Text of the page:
Exxon Mobil wrecked the oil industry’s perfect streak of upside profit surprises as the Irving-based oil giant disclosed second-quarter results that failed to live up to analyst forecasts.
Even as Exxon almost doubled net income to $3.35 billion, its per-share profit fell 7 cents short of estimates as oil and gas wells pumped fewer barrels than expected. The global oil explorer is on track to shave its full-year drilling budget by 26 percent as cash conservation took center stage amid a stagnant crude market.
“Tough quarter,” wrote Guy Baber, an analyst at Piper Jaffray & Co. in a note to clients. With Exxon, most of the underperformance was “concentrated in the upstream segment, and weaker-than-expected operating cash flow generation. Production was also a bit disappointing vs. our model.”
Exxon shares fell the most in seven months, down about 2 percent to $79.19 by early afternoon.
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Exxon reported second-quarter net income of 78 cents a share, compared to $1.7 billion, or 41 cents, a year earlier, the company said in a statement. Revenue for the quarter rose 9 percent to $62.87 billion from $57.69 billion a year earlier.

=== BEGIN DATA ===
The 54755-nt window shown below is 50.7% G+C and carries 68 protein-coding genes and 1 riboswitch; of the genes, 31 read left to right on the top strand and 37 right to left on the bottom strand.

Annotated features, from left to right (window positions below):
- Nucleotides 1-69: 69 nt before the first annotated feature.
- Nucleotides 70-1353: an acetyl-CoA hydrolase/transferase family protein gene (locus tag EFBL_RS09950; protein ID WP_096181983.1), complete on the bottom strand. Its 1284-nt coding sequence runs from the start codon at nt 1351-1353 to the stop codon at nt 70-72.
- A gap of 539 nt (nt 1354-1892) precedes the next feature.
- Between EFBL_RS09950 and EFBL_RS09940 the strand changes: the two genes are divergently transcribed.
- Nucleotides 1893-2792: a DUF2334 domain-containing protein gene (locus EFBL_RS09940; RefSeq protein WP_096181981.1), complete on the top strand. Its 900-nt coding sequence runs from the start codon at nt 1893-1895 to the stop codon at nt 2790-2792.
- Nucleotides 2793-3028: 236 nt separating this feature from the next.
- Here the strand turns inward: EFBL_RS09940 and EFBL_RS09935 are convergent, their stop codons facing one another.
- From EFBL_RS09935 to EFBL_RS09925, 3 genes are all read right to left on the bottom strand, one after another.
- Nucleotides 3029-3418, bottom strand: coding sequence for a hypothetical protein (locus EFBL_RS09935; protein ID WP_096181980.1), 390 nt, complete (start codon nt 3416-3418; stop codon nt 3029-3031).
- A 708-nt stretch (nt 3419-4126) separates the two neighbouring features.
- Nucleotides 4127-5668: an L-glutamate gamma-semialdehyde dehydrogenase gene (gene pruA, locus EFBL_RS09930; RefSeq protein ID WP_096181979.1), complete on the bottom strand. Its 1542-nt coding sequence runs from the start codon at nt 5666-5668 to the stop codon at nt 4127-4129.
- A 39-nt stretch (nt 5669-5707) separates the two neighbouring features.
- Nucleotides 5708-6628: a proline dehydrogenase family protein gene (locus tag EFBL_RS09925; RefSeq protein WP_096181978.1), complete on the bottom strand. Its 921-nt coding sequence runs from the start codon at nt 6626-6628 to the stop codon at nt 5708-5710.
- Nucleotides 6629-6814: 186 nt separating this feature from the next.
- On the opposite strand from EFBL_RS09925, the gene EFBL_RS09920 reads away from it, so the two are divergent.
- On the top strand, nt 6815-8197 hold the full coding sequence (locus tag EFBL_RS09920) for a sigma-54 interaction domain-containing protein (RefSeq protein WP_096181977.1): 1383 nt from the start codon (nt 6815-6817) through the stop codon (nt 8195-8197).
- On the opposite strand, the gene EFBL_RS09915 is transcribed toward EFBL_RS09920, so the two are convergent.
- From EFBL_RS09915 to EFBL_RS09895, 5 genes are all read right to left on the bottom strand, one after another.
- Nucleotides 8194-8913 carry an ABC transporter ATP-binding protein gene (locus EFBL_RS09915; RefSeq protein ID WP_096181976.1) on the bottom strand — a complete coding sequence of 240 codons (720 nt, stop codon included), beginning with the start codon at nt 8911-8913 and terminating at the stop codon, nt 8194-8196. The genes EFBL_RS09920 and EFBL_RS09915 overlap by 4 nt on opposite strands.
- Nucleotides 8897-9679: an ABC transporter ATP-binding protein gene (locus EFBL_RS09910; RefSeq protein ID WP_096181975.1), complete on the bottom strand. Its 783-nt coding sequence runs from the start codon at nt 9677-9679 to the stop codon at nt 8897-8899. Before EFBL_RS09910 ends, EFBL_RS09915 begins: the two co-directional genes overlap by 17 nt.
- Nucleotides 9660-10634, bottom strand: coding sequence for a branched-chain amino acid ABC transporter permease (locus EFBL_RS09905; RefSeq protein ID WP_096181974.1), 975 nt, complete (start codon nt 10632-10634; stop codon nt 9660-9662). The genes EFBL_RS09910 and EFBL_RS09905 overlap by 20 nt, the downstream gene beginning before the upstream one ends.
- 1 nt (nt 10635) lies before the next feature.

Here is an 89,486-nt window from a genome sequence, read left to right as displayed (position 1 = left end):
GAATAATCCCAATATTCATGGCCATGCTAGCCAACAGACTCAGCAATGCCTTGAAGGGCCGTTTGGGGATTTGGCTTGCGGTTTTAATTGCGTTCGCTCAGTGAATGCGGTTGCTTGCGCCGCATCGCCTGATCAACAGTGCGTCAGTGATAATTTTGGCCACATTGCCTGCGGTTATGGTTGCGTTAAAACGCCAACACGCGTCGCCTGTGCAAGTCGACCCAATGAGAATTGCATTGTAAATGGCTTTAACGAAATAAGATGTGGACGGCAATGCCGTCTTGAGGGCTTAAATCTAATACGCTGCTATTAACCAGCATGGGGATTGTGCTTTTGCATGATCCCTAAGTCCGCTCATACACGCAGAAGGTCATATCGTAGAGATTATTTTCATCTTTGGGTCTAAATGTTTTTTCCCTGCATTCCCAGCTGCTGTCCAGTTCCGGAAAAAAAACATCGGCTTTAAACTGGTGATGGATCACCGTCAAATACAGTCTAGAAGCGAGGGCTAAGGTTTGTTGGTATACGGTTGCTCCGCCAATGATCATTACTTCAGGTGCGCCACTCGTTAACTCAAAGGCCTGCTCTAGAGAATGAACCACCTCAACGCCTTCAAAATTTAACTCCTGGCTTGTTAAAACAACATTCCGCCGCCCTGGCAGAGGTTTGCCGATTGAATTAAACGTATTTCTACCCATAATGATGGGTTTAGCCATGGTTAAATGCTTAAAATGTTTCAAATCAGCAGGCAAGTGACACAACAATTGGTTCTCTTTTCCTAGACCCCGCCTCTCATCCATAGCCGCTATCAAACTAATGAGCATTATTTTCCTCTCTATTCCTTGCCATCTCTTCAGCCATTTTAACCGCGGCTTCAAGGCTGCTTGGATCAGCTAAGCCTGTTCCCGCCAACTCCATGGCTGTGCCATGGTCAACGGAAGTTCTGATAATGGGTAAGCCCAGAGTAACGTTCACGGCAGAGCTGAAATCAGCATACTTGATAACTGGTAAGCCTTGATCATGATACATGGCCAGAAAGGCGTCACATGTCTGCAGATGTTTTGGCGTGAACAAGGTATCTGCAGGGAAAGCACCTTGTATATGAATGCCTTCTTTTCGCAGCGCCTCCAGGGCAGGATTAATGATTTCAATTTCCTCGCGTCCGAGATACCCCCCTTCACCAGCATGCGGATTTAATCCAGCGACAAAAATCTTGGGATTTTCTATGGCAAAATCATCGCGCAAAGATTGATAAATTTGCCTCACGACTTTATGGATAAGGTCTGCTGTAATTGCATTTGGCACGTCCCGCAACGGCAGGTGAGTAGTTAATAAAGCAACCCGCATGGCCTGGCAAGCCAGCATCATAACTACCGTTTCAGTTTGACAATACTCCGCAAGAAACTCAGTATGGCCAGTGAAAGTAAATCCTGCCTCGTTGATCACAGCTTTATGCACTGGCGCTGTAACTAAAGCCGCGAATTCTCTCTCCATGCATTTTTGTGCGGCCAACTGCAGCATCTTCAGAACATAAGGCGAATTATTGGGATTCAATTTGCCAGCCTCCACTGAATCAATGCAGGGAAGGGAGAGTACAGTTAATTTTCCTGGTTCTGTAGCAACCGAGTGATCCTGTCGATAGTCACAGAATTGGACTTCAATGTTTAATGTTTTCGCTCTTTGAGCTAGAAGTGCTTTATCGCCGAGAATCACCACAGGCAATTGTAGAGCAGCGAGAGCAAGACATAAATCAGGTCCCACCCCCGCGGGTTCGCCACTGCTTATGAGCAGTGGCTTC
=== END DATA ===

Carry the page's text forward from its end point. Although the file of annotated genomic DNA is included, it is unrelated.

Exxon’s oil and natural gas production dropped by almost 1 percent to the equivalent of 3.922 million barrels a day. Analysts had expected output to climb 1.5 percent to 4.015 million barrels. Additionally, profit from chemical plants fell 19 percent to $985 million as margins for the building blocks of plastics and other products shrank.
For Exxon’s Chief Executive Officer Darren Woods, the results add to a catalog of woes casting shadows over the company. Since succeeding Rex Tillerson on Jan. 1, Woods has been faced with accusations of sanctions violations by the U.S. government, state probes into whether Exxon hid data on climate change, and long-term challenges to growing oil output.
And like the rest of the petroleum industry, Exxon is adjusting to the deepest market crash in a generation with extensive budget cuts to conserve cash for dividends and only the most-essential drilling projects. In June, Exxon’s XTO Energy subsidiary announced that it will shift most of its operations from Fort Worth to an Exxon campus outside of Houston, affecting 1,600 jobs and putting six buildings up for sale.
The number of wells Exxon drilled worldwide plunged to 514 last year from 1,210 in 2015, according to company data. This year, the company is boosting drilling activity in the Permian Basin, following a $6 billion purchase of prime acreage from the Bass family.
This article includes material from Star-Telegram archives.